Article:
Open Badges Step 2.2: Technical Prerequisites - Technology Stack(s)

The second of three screencasts on the technical prerequisites for integrating with the Open Badges Infrastructure. In this screen cast I discuss the technology stack(s) required for each of the three roles of; issuer, earner, and displayer. This discussion is more of a logical view of the technologies you need. The idea being we are building on ideas from the non-technical perspective. Getting deeper into the technology will come in later screencasts.This screencast is a part of a step-by-step guide built to support the onboarding of the non-technical OBI implementer.



Reflective Activity: Why does the issuer require the most technology? Can the earner get away with having no technology beyond internet access and a facebook account? Can you think of a reason why a displayer would require more technology than the issuer?

Open Badges Step 2.1: Technical Prerequisites - JavaScript

The first of three screencasts on the technical prerequisites for integrating with the Open Badges Infrastructure. In this screen cast I discuss the basic javascript you need to know to manually issue badges. I also touch upon the prerequisites if you move beyond manually issuing badges and integrate with an LMS or other server application. This screencast is a part of a step-by-step guide built to support the onboarding of the non-technical OBI implementer.



Reflective Activity: If you are going to integrate badge issuing with your learning management system (LMS) or other server application, do you need more than just JavaScript?

Tuesday, July 10, 2012

WebGL Interview 2

My learning in the open journey in building learning resources for the Mozilla Ignite initiative continues. 8 days back I had the amazing opportunity to speak with Mozillians Benoit Jacob, Ben Moskowitz and Bobby Richter, the conversation created the following pocast. This podcast was a discussion about some of the ideas forming from the Ignite challenge and we discussed what would be required to implement these ideas using WebGL within the superfast-superwide GENI network. The purpose of this podcast was to further identifying technologies and approaches so we can create focused learning labs, and set up experiments that others can follow and use as learning resources.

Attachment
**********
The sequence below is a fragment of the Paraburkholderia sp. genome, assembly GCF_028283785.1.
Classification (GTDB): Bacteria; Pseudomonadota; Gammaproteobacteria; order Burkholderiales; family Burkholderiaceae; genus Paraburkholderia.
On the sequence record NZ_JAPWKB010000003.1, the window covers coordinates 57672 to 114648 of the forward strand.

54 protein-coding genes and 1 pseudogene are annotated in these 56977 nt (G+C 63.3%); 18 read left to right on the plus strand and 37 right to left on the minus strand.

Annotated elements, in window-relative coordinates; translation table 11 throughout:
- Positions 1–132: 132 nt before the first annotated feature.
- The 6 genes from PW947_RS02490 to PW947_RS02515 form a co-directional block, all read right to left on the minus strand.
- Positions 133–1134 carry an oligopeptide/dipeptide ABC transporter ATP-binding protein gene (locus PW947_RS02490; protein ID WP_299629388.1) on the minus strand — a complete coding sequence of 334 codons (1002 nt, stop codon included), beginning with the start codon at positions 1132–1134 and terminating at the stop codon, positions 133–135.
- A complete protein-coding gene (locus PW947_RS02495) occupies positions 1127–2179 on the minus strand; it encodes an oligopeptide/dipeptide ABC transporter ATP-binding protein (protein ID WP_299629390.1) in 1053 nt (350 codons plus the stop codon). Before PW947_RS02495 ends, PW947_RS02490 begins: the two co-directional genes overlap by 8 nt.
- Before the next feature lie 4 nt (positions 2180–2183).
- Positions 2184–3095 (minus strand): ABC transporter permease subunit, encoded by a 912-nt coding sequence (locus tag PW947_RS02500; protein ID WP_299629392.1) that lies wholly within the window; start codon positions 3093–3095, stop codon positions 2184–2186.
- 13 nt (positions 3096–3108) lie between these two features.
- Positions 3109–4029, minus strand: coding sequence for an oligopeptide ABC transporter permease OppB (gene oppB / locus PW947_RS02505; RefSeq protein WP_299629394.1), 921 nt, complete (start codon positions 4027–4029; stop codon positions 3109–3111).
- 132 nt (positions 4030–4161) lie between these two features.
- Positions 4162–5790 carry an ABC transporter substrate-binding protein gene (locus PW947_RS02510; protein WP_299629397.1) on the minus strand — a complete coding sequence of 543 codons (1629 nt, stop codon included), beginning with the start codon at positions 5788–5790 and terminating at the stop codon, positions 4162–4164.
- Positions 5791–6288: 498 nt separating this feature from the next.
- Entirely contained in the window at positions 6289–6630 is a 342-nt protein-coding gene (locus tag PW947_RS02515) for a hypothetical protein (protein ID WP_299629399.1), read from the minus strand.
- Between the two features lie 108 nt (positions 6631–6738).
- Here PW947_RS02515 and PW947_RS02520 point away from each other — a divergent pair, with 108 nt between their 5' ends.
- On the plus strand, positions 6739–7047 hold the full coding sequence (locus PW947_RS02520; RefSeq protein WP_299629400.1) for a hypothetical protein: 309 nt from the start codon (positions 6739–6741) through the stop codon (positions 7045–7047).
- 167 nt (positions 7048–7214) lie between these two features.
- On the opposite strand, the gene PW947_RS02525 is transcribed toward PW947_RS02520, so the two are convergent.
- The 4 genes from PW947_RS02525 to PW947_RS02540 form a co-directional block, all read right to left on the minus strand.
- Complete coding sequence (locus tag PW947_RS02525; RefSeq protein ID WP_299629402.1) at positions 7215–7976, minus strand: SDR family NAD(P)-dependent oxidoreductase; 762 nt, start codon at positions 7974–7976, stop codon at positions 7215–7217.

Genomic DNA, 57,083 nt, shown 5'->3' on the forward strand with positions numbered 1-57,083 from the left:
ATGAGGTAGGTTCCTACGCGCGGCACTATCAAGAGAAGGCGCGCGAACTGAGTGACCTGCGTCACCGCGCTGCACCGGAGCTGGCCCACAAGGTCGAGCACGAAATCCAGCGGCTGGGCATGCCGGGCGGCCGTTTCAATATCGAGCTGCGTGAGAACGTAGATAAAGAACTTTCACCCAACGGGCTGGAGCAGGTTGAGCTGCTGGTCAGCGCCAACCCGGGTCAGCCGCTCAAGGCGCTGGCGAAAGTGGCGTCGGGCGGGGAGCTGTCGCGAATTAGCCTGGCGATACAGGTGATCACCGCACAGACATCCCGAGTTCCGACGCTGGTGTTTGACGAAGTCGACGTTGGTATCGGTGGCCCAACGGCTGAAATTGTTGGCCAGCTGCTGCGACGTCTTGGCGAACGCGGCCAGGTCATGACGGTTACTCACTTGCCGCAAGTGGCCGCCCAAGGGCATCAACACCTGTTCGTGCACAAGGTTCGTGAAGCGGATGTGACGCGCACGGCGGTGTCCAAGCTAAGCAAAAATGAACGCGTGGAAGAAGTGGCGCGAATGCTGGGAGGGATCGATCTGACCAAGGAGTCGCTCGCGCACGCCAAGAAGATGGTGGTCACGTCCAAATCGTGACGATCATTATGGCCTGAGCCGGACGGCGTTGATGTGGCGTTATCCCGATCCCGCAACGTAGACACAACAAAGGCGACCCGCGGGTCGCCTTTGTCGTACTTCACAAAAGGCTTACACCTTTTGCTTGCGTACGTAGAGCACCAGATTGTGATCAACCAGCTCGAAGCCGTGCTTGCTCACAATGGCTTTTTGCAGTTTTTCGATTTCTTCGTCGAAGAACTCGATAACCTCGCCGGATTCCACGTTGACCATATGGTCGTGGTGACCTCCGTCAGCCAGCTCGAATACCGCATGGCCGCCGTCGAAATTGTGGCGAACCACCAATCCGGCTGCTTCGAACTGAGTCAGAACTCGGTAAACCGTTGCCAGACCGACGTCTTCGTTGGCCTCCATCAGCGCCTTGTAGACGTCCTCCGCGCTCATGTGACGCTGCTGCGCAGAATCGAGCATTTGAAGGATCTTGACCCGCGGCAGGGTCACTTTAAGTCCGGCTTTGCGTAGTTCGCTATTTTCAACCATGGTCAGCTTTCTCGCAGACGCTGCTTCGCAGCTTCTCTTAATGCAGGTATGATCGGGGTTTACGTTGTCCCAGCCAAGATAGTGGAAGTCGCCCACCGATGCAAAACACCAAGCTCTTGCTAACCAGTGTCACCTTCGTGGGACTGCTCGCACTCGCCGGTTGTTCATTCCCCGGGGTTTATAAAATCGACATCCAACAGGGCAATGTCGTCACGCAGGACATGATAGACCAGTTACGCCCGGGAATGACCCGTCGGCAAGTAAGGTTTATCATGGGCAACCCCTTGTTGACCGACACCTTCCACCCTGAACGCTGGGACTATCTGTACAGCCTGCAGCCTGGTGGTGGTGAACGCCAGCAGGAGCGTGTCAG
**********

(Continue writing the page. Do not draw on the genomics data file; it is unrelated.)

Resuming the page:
WebGL Interview 1

My learning in the open journey in building learning resources for the Mozilla Ignite initiative continues. 10 days back I had the amazing opportunity to speak with Mozillians Ben Moskowitz and Bobby Richter, the conversation created the following pocast. This podcast was a blue-sky discussion about using WebGL within the superfast-superwide GENI network. The purpose of this podcast was to start identifying technologies and approaches so we can create focused learning labs, and set up experiments that others can follow and use as learning resources.

Monday, July 09, 2012

Open Badges Step 1: Claim your first badge

In this screencast I look at some of the technical resources available for introducing someone to the open badges infrastructure (OBI). The screencast is a part of the Introduction to Open Badges Step by Step guide. The main theme of this screencast is to claim a couple of badges and to look at a number of badge issuers.




Reflective Activity: Once you have earned, claimed and displayed a few badges take some time to reflect upon the three main roles of open badges; the issuer, the earner and the displayer.

Saturday, July 07, 2012

Open Badges Step 0.4: P2Pu Open badges 101

In this screencast I look at Peer 2 Peer Universities Open badges 101 course. The screencast is a part of the Introduction to Open Badges Step by Step guide. The main theme of this screencast is to encourage people to familiarize themselves with and complete the course.




Reflective Activity: How could Peer 2 Peer University issue badges. Should they give badges for completing individual challenges or for complete courses? What other badges within peer based learning could P2Pu issue?

Friday, July 06, 2012

The followers have spoken

Well it looks like my poll asking for assistance on which half-finished blog post I should complete next has provided me adequate results. Other than the injection of posts regarding open badges and ignite learning labs I will spend my next while completing the following posts, in this order;
  1. Traditionalists, Reformers and Outliers - 54% voters
  2. Computer Science taught as an Art - 45% voters
  3. Digital Me (Mozilla + Life-Long Learning) - 36% voters
  4. Using smart phones within a connectivist approach - 36% voters
What fun!!!

Wednesday, July 04, 2012

Help me complete my half-finished blog posts

After reading a couple of posts on Boris Mann's blog, in particular; "The Posts That You Don't Write". I got thinking about all the half written blog posts I have. My blogging style is to write down ideas for blog posts as unpublished blog posts. As the ideas pop into my head I create the post, add notes and references, loop around, and often finish them off. This can take months, sometimes over a year... most of the time they get finished (or deleted). Currently, I have over 20 blog posts like this, some are almost finished some are not. So I wondered, what would happen if I put this out to vote.

 Which of these half-finished blog posts should I complete?